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New York State’s new graduation options were meant to ensure students aren’t unfairly kept from graduation, but a new analysis found a drawback: black and low-income students are more likely to take less rigorous or career-focused paths to a diploma.
The Education Trust-New York found that black students are now disproportionately more likely to use an evaluation meant to test entry-level work skills on their way to graduation.
Additionally, low-income students are twice as likely to use new graduation options to earn a less challenging diploma than their more affluent peers.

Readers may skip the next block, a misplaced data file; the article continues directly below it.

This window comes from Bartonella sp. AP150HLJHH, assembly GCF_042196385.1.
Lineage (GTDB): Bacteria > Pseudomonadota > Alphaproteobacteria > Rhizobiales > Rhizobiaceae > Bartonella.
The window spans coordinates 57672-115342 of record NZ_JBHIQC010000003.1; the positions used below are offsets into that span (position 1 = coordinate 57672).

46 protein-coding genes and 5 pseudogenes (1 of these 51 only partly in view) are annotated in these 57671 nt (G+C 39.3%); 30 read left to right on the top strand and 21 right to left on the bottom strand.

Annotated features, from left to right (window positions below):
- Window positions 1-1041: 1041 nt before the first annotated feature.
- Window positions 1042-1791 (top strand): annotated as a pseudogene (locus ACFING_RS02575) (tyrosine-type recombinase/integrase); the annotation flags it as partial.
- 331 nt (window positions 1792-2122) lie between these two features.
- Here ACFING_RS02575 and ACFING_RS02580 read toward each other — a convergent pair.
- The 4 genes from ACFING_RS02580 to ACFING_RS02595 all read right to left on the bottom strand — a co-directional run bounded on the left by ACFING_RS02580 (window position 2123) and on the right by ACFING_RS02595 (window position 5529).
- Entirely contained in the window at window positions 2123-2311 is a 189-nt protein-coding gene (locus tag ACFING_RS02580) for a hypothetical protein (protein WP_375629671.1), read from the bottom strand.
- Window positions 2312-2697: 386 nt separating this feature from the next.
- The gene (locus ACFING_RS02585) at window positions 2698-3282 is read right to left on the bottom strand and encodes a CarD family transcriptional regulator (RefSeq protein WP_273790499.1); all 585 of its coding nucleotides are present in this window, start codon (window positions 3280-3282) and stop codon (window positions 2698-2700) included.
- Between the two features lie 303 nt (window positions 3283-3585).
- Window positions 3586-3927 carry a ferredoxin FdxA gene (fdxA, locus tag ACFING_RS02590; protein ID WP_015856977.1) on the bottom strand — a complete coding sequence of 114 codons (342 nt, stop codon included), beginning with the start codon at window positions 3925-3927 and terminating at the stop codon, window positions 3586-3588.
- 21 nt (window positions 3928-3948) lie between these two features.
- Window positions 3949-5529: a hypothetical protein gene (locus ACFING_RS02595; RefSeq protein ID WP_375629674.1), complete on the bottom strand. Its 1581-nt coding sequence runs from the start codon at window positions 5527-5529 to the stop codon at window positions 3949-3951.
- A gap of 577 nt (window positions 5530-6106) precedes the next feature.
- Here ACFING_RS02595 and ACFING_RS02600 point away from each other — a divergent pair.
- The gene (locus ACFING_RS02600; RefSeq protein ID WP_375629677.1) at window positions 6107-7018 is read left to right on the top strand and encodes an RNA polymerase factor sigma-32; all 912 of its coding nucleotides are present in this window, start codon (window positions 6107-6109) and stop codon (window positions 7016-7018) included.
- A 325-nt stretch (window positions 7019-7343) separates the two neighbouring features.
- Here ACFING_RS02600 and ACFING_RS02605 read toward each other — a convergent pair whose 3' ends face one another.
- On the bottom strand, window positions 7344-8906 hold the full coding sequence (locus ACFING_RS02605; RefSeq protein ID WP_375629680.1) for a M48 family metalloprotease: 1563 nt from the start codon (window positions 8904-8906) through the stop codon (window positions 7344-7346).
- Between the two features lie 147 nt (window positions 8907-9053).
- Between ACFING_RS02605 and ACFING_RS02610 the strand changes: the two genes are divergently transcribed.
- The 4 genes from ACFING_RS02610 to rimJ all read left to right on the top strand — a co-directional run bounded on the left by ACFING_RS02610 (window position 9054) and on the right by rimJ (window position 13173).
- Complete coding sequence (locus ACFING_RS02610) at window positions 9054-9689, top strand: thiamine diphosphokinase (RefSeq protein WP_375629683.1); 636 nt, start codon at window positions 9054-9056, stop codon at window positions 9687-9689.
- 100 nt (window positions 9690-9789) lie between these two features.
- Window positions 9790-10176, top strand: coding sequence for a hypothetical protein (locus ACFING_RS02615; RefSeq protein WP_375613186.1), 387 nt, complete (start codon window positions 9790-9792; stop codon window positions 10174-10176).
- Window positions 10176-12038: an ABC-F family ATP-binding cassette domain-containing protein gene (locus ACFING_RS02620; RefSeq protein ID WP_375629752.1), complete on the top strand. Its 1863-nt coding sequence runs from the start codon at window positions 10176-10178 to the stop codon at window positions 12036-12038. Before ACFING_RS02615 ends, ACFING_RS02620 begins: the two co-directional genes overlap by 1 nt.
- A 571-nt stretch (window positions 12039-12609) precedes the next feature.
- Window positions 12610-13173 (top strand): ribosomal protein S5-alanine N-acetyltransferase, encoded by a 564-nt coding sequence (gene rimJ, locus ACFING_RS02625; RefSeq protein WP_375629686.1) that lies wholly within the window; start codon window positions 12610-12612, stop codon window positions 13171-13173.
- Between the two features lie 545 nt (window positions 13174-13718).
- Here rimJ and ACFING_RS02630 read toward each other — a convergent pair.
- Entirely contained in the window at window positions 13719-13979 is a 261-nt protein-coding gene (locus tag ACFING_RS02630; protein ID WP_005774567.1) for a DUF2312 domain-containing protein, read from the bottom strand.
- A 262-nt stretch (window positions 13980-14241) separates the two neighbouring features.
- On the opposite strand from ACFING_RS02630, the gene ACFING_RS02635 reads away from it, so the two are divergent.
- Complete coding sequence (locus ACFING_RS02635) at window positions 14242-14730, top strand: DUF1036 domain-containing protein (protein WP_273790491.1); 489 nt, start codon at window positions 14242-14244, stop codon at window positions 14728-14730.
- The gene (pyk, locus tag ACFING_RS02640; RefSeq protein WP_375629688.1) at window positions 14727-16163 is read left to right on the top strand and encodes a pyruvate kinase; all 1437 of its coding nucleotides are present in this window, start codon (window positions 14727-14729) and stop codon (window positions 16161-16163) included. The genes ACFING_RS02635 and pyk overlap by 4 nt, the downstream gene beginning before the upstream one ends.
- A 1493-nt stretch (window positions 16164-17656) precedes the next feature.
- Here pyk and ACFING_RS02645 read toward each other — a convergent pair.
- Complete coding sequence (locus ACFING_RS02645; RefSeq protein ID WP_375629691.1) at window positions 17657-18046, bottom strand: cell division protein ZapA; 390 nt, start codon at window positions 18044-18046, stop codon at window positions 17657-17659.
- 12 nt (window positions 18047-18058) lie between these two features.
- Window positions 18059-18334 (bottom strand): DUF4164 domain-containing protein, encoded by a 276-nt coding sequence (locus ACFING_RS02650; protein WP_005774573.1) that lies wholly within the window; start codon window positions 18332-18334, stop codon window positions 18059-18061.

The analysis represents a Catch-22 for policymakers: Though officials created these options, in part, to help historically underserved students graduate, they also want to avoid tracking students into the less rigorous coursework.
In New York state, students have traditionally been required to pass five Regents exams in specific subjects to earn a diploma. But in recent years, state policymakers have created different options for students who struggle to pass these tests. The effort is designed to ensure that students who can demonstrate their aptitude in other ways are not unfairly held back, supporters say.
Read the full article on New York’s expanded graduation options by Monica Disare at Chalkbeat